Starting a property management company is a risky venture. It is impossible to eliminate the risks inherent in starting a new company. The real estate market is volatile and market conditions remain in a constant state of flux. New small-business owners can substantially increase the potential for success by careful planning and preparation. The state of Texas welcomes new small-business owners and offers classes, helpful advice and clear-cut rules and regulations to assist in the establishment of new business ventures in the Lone Star State.

Step 1.

Study for the state real estate license exam and pass the test. Contact the Texas State Real Estate Commission for a referral to an approved real estate school or class. To be eligible to take the exam, a candidate must be at least 18 years old and a citizen of the United States or a legally admitted alien. The candidate must also be a legal resident of Texas. All candidates must complete and pass the Texas Principles of Real Estate I & II, The Texas Law of Agency and the Texas Law of Contracts. Property managers who lease or list real estate for sale in Texas must possess a valid real estate broker's license issued by the state. A real estate license is not required by those managing a property or homeowners association. Individuals that only collect rent, run credit checks and provide property maintenance do not have to be licensed.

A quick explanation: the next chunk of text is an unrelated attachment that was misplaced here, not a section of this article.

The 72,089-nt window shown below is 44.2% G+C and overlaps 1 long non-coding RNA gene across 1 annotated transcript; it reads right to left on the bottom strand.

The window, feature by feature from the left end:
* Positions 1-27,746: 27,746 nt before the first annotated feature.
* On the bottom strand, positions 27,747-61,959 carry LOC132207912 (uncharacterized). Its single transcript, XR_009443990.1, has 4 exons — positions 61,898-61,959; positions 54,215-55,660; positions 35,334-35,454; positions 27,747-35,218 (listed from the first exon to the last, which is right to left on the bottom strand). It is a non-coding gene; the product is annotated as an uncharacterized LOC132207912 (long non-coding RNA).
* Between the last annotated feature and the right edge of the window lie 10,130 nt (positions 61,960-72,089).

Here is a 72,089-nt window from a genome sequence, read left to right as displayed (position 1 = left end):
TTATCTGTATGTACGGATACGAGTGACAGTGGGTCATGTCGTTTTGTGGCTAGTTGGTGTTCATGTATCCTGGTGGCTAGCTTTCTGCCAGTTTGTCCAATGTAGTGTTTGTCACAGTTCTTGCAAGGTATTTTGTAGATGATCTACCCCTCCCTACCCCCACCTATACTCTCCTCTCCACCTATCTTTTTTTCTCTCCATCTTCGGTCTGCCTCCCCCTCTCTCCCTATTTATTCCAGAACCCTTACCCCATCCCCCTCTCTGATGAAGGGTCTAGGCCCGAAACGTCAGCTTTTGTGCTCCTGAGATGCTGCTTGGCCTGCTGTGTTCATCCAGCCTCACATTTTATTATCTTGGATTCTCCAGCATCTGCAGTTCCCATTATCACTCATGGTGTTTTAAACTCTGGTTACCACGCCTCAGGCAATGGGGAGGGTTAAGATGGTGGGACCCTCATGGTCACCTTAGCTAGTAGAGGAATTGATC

Step 2.

Analyze your market and determine your area of expertise. Property management companies are specialized and deal with residential properties, retail commercial space, apartment or condo management, warehouse space rental and management of agricultural rural properties. Plan your business to focus on the selected segment of the industry. Locate a suitable location for your business. If feasible, negotiate a property management contract with the owner of the location to manage the building for a portion of your rent. If you are the property manager for your own office space, you will have control of the visual appearance and structural maintenance of the building. A well managed property becomes a showcase for your management abilities.

Step 3.

Seek counsel from a lawyer or tax adviser to determine the organizational structure of your business. You may wish to operate as a sole proprietorship, partnership or corporation. Contact the Texas Corporation Commission to determine if your business name is available and to file papers of incorporation.

Step 4.

Contact the Internal Revenue Service to obtain an Employer Identification Number, also known as an EIN. Contact the Texas Department of Revenue to determine taxes that apply to your venture. You may have to file reports for sales tax, income tax, property tax and federal unemployment taxes.

Step 5.

Establish bank relationships. Your business will require a general business account and a separate escrow account to handle client funds.

Step 6.

Market yourself to potential clients. Telemarketing, Internet marketing, brochures and business cards are a way to present your professional skills. Join your local Chamber of Commerce and Better Business Bureau. Network and join community groups that involve property owners. Build a portfolio of referrals and recommendations from satisfied clients.